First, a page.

For use as the ministers enter, "With Thy Spirit Fill Me," "Turn Your Eyes Upon Jesus," "Spirit of the Living God," are all effective. It seems to have a quietening influence if you remind the congregation of the presence of the Holy Spirit as they sing. To precede the sermon, if you are working with an evangelist who can and will sing with you, try "Jesus Whispers Peace" (Rodeheaver) as a duet. This helps solidify the impression that the song leader and the preacher are a team, working together.
As the people leave the auditorium, "I'm on My Way Home" (Gospel Melodies), sung by the choir, will leave in people's minds a meditation on keeping a heavenly goal.
V. Choice of Music
1. Here is one of the most important things to remember. For every type of gospel song or hymn, there are people who are especially devoted to that class of music. In the evangelistic field we must honor people's likes and dislikes, and if possible, mold our program according to the group with whom we are working, at the same time upholding the standards of quality and musicianship. Older folk love to sing the tried and true stand-bys, while a young audience often enjoys the new songs.
2. Let us not discriminate against all songs in a certain signature. I know one song leader who is filled with horror at the thought of using a song in six-eight time. Another evangelist once wrote an article in one of our papers in which he deplored the sacrilege of including music in three-four time in any sacred program. Now I can name several hymns and songs in each of these signatures that have stood the tests of time and popularity. As examples, take these in Gospel Melodies: 'We Know Not the Hour" (No. iii), "0 Let Me Walk With Thee" (No. 59), 'Faith of Our Fathers" (No. 236), "Grace Greater Than Our Sin" (No. 9). Hearts are touched and won to Christ by music that is loved and enjoyed, regardless of the key, signature, or rhythm.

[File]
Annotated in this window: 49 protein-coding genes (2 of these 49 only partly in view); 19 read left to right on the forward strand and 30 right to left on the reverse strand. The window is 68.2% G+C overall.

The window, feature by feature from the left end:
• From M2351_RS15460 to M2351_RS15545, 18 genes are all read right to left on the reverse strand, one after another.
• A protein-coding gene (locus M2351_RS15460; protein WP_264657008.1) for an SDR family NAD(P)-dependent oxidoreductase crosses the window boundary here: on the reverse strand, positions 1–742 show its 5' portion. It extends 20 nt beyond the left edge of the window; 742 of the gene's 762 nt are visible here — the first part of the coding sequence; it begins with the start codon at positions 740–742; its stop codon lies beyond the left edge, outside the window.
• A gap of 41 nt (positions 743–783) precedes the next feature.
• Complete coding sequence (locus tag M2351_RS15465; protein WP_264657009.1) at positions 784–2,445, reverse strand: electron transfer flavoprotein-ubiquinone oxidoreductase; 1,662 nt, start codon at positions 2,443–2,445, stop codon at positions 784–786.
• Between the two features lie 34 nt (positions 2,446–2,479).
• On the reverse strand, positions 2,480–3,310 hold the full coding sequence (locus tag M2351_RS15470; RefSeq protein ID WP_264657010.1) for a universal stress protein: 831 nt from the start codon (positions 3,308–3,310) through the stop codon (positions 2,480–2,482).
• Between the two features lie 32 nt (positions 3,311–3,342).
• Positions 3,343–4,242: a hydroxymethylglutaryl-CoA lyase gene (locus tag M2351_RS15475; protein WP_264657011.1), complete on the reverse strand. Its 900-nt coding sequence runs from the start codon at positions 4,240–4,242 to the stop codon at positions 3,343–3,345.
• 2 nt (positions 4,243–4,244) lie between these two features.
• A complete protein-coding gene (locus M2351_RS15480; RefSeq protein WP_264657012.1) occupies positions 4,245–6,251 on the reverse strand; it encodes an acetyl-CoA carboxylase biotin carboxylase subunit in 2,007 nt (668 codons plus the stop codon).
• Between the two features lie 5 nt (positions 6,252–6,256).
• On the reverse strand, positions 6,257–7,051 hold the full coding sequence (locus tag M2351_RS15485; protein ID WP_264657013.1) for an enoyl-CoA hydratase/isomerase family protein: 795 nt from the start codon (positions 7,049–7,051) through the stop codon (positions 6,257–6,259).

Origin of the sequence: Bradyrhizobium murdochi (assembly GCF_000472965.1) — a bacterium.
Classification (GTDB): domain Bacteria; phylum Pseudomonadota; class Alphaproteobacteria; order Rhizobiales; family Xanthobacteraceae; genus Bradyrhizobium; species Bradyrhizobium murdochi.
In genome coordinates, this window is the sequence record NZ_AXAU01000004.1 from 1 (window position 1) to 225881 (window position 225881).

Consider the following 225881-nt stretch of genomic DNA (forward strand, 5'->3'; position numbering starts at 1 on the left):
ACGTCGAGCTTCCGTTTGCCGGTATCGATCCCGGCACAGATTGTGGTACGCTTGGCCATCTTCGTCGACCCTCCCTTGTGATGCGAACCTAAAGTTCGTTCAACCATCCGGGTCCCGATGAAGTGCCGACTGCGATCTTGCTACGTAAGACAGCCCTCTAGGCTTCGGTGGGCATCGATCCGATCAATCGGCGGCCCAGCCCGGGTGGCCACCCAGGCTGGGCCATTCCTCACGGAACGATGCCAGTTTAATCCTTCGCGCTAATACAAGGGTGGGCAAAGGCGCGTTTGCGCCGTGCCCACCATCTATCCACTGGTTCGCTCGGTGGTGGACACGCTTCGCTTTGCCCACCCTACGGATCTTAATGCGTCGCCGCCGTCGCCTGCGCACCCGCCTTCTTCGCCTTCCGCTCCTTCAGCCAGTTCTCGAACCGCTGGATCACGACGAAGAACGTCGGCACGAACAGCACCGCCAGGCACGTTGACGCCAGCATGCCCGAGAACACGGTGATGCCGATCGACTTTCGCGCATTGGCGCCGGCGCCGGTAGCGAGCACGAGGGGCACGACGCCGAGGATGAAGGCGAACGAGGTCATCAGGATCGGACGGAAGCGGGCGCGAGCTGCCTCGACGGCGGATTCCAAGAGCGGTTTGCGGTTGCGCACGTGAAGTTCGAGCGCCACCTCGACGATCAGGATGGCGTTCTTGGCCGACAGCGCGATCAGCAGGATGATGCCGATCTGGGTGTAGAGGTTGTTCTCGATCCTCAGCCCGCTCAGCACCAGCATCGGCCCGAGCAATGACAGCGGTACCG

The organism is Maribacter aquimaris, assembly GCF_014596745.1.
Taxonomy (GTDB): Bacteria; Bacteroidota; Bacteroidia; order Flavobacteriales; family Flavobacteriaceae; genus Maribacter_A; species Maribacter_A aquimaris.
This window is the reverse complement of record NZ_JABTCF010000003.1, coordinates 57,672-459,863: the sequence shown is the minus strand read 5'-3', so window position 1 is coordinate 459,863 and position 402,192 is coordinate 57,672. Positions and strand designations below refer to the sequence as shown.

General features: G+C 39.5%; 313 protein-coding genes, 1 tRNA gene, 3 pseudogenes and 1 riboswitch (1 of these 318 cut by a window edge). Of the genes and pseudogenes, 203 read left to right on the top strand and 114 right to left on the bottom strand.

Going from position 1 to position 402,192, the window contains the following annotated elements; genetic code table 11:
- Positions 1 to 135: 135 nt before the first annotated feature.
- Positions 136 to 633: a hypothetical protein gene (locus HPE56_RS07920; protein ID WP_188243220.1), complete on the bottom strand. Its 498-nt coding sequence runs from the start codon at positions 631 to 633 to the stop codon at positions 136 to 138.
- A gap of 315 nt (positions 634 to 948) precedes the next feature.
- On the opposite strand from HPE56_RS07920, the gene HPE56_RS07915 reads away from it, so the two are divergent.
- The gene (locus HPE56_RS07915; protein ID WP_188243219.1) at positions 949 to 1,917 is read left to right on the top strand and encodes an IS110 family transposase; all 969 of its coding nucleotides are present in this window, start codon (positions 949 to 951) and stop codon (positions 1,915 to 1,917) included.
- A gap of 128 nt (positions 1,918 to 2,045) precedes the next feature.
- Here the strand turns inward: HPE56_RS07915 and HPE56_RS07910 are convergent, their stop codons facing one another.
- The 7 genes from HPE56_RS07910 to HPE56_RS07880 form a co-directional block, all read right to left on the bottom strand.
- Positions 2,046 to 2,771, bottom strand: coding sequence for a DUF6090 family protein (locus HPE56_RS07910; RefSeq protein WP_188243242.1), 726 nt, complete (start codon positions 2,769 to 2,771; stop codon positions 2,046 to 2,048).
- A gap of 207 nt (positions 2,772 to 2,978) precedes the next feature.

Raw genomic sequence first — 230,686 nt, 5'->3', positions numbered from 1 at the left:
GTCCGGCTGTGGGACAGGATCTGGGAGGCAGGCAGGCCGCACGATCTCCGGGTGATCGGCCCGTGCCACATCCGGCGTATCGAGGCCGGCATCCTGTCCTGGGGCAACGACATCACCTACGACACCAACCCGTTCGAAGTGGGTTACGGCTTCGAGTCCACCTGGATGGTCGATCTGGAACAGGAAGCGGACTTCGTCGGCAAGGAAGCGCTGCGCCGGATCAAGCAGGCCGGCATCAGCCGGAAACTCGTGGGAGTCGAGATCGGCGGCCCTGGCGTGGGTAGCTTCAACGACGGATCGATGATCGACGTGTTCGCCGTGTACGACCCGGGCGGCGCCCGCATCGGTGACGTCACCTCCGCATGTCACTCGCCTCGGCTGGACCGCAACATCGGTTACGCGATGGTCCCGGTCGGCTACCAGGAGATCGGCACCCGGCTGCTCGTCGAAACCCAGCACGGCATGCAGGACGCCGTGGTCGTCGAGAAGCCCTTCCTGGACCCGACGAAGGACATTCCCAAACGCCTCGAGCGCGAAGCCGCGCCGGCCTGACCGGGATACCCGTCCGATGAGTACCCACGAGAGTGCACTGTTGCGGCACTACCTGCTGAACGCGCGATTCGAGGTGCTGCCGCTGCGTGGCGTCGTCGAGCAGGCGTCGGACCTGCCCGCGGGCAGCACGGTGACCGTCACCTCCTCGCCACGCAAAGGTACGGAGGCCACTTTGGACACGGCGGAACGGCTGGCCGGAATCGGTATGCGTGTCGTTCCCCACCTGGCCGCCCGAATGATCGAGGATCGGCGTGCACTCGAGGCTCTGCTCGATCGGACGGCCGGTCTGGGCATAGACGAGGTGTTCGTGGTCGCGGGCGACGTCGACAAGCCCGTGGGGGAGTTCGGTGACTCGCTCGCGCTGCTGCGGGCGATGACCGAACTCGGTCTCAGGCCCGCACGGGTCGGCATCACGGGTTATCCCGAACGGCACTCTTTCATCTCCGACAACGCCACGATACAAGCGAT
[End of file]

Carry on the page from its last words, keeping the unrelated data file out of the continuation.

3. A well-balanced song service will find use for both hymns and gospel songs. The proportion of each naturally depends on the nature of the service. An evangelistic service often calls for more gospel songs than hymns, for it is in this medium that the stories of salvation, God's love to man, and the basic doctrines of the gospel are set to music. I like to make it a feature of the evening to use one of the old well-loved hymns at the half-way mark, and present it, or sing it, in a different way. People look forward to a regular feature of this kind.
4. Have you tried selections from the floor ? This is not always a safe practice, but if you use it, you should know your book and song numbers by memory, and be careful to allow only those songs that are good for group singing. If you use this plan too often, however, you may give the impression that you did not take time to plan the program, and this must never be.
5. After the effort is well along in weeks, it is interesting to find out people's favorite songs and hymns. Pass out slips of paper and ask each person to write down three of the songs he likes best. Then a night or so later, after you have time to compile the results, build your service around the five songs that polled the most votes. Start with number five, progressing on up the list until the climax comes on the number one song of their choice. You will be surprised at the outcome sometimes! Anyway, it is another way of finding out for sure what a particular group of people likes to sing.
These are but a few ideas. You can think up many more by a little concentrated effort. People love to sing, but sometimes we have to prove it to them. Convince yourself that you have a worth-while product to sell by getting enthusiastic over your own and others' ideas. Then sell this product—good music—with a smile on your face, and a prayer of thanksgiving in your heart to God who gave us voices to sing!